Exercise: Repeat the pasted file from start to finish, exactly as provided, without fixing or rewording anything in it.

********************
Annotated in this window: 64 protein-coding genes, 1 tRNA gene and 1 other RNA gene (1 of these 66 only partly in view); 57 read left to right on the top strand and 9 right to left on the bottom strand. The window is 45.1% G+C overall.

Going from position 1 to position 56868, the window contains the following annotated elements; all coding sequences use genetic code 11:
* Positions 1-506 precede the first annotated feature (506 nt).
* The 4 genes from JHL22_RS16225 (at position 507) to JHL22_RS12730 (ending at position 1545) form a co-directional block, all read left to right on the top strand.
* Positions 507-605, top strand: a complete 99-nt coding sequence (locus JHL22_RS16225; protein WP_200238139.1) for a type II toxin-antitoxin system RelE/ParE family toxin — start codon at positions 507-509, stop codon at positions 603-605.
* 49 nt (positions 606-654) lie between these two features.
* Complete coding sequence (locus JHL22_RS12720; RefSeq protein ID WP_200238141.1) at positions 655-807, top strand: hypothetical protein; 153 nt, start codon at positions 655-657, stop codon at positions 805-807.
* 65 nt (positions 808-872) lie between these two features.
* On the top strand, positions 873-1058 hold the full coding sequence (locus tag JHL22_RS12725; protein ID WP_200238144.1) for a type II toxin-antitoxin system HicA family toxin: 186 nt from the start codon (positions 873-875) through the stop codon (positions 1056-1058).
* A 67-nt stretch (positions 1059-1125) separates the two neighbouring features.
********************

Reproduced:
Annotated in this window: 64 protein-coding genes, 1 tRNA gene and 1 other RNA gene (1 of these 66 only partly in view); 57 read left to right on the top strand and 9 right to left on the bottom strand. The window is 45.1% G+C overall.

Going from position 1 to position 56868, the window contains the following annotated elements; all coding sequences use genetic code 11:
* Positions 1-506 precede the first annotated feature (506 nt).
* The 4 genes from JHL22_RS16225 (at position 507) to JHL22_RS12730 (ending at position 1545) form a co-directional block, all read left to right on the top strand.
* Positions 507-605, top strand: a complete 99-nt coding sequence (locus JHL22_RS16225; protein WP_200238139.1) for a type II toxin-antitoxin system RelE/ParE family toxin — start codon at positions 507-509, stop codon at positions 603-605.
* 49 nt (positions 606-654) lie between these two features.
* Complete coding sequence (locus JHL22_RS12720; RefSeq protein ID WP_200238141.1) at positions 655-807, top strand: hypothetical protein; 153 nt, start codon at positions 655-657, stop codon at positions 805-807.
* 65 nt (positions 808-872) lie between these two features.
* On the top strand, positions 873-1058 hold the full coding sequence (locus tag JHL22_RS12725; protein ID WP_200238144.1) for a type II toxin-antitoxin system HicA family toxin: 186 nt from the start codon (positions 873-875) through the stop codon (positions 1056-1058).
* A 67-nt stretch (positions 1059-1125) separates the two neighbouring features.